Ministers must keep a closer eye on big NHS building projects after incompetent local health chiefs caused the collapse of a £900m scheme, MPs have said.
The "super-hospital" would have merged three London hospitals
The public accounts committee said the government had left the Paddington Health Campus project to local managers who were "out of their depth".
The project, designed to merge three north-west London hospitals, was abandoned after costs rose by £300m.
The government said it had already introduced tighter checks on schemes.
The health complex in Paddington, which would have merged St Mary's, the Royal Brompton and Harefield hospitals, was approved in October 2001.
Health bosses thought it would be finished by 2006 but the projected costs more than doubled and the completion date slipped to 2013.
The North West London Strategic Health Authority withdrew the plans in June 2005 but only after £15m costs had been run up.
The MPs found that the Campus partners, overseen by the SHA which has now been scrapped, were imprudent in submitting a business case in 2000 which was "manifestly inadequate".
They said at that stage, health chiefs had not even consulted their own doctors and nurses and were thus unable to determine with any degree of accuracy the land requirements and likely costs.
The eventual collapse of the scheme can be traced directly to the ill-informed decisions taken at the outset by the NHS in north west London, the MPs said.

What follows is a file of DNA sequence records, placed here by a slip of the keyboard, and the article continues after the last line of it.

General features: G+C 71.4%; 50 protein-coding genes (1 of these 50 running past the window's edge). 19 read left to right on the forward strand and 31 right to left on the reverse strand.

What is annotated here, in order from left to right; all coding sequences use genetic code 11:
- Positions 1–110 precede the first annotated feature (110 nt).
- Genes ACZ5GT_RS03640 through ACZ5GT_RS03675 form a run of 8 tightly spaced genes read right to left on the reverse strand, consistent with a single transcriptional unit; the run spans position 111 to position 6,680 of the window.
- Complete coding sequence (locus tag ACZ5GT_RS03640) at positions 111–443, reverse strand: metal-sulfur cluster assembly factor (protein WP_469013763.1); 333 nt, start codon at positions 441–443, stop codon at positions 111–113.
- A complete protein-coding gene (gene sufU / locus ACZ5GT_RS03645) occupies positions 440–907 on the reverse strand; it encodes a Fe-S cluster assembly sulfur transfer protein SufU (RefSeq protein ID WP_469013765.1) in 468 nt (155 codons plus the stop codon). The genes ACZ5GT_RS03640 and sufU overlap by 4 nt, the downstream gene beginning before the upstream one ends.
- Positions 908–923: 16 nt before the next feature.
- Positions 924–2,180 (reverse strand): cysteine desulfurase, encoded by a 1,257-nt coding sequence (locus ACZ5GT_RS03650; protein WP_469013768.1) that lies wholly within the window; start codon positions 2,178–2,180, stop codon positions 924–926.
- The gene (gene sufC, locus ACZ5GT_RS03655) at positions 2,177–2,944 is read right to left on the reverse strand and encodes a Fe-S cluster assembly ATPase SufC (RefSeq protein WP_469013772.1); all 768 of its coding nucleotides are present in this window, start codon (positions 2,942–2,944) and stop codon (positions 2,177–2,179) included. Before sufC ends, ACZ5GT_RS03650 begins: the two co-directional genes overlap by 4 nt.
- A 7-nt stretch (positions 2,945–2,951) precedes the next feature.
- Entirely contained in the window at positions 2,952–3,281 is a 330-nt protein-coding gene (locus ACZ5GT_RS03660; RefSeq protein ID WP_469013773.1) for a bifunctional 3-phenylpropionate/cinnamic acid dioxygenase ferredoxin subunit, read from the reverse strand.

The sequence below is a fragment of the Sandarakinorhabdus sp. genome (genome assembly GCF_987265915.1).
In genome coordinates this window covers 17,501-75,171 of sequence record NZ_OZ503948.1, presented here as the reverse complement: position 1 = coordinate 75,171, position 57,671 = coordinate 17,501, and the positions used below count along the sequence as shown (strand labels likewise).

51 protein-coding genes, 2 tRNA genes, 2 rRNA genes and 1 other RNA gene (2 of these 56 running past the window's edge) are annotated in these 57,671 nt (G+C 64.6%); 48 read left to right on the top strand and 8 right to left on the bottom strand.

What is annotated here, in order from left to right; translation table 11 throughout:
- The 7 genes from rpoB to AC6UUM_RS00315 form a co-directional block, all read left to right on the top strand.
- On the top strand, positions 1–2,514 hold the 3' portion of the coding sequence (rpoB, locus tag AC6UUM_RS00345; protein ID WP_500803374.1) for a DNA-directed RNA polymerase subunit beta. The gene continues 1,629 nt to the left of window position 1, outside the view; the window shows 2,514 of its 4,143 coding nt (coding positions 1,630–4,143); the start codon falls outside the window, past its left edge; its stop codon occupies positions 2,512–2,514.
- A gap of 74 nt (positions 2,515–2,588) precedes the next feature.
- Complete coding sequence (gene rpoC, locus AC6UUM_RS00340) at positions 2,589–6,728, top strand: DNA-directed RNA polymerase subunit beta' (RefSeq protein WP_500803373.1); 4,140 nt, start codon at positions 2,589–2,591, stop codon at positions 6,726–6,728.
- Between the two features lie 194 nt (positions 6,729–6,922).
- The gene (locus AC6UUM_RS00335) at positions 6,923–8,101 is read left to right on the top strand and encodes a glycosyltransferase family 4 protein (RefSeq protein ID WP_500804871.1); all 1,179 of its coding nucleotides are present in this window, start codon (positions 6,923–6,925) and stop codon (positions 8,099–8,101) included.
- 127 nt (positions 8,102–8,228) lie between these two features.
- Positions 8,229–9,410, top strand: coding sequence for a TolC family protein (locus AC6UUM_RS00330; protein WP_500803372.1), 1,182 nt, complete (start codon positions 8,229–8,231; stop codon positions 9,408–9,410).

But the committee also said the Department of Health was to blame because it was "not adequately aware of the state of the Campus scheme" because it viewed it as a local issue.
MPs said this "hands-off" attitude must change with the other big projects in the pipeline.
Committee chairman Edward Leigh said: "The collapse of the ambitious Paddington Health Campus project after five years was the direct result of appalling planning and forecasting of costs by the NHS Trust partners, rows between them over the way forward and uncertainty over the Department of Health's degree of support for the scheme, which was lukewarm at best."
On the NHS managers in charge of the scheme, he said: "Their amateurism and incompetence in this field compounded the consequences of bad decisions made at the outset."
And he added: "The department's hands-off attitude towards large-scale capital investment projects must be abandoned in favour of closer and sustained scrutiny."
He said the government must order reappraisals of the current schemes which have risen in cost by more than 10%.
An spokesman for NHS London, which has replaced the individual strategic health authorities in the capital, said: 'We welcome the PAC report and are keen to learn lessons from it."
And a Department of Health spokesman added: "The department takes seriously the points raised by the PAC and has already taken action to learn the lessons of Paddington and ensure that every penny of extra investment in new NHS hospitals is spent wisely.
"The department now formally approves expensive schemes at outline stage, which should prevent such cases arising in future.
"We have tightened up checks on governance and project management, introducing an independent assessment of project risks and leadership arrangements, as well as tighter criteria for outline business cases to ensure tender costs are realistic."